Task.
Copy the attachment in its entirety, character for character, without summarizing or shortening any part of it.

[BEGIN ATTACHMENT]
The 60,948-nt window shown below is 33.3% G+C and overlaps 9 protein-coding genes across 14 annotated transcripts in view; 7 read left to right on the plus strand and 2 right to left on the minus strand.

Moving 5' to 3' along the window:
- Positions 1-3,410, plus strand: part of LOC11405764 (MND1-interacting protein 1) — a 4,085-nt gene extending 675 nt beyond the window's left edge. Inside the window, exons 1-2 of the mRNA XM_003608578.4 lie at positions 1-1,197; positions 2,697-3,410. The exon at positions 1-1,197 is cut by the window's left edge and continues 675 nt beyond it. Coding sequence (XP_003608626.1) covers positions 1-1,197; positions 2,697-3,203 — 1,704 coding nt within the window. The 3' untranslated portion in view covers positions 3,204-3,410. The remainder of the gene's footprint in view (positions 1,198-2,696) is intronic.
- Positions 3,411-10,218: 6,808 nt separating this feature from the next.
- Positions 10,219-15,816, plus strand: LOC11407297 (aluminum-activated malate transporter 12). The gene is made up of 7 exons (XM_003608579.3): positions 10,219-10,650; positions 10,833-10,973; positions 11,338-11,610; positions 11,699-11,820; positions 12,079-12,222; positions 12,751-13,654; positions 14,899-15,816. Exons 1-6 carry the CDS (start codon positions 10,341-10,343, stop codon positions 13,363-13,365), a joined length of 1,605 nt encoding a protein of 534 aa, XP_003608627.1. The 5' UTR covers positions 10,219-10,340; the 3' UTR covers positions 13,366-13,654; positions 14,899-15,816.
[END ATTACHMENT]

The 60,948-nt window shown below is 33.3% G+C and overlaps 9 protein-coding genes across 14 annotated transcripts in view; 7 read left to right on the plus strand and 2 right to left on the minus strand.

Moving 5' to 3' along the window:
- Positions 1-3,410, plus strand: part of LOC11405764 (MND1-interacting protein 1) — a 4,085-nt gene extending 675 nt beyond the window's left edge. Inside the window, exons 1-2 of the mRNA XM_003608578.4 lie at positions 1-1,197; positions 2,697-3,410. The exon at positions 1-1,197 is cut by the window's left edge and continues 675 nt beyond it. Coding sequence (XP_003608626.1) covers positions 1-1,197; positions 2,697-3,203 — 1,704 coding nt within the window. The 3' untranslated portion in view covers positions 3,204-3,410. The remainder of the gene's footprint in view (positions 1,198-2,696) is intronic.
- Positions 3,411-10,218: 6,808 nt separating this feature from the next.
- Positions 10,219-15,816, plus strand: LOC11407297 (aluminum-activated malate transporter 12). The gene is made up of 7 exons (XM_003608579.3): positions 10,219-10,650; positions 10,833-10,973; positions 11,338-11,610; positions 11,699-11,820; positions 12,079-12,222; positions 12,751-13,654; positions 14,899-15,816. Exons 1-6 carry the CDS (start codon positions 10,341-10,343, stop codon positions 13,363-13,365), a joined length of 1,605 nt encoding a protein of 534 aa, XP_003608627.1. The 5' UTR covers positions 10,219-10,340; the 3' UTR covers positions 13,366-13,654; positions 14,899-15,816.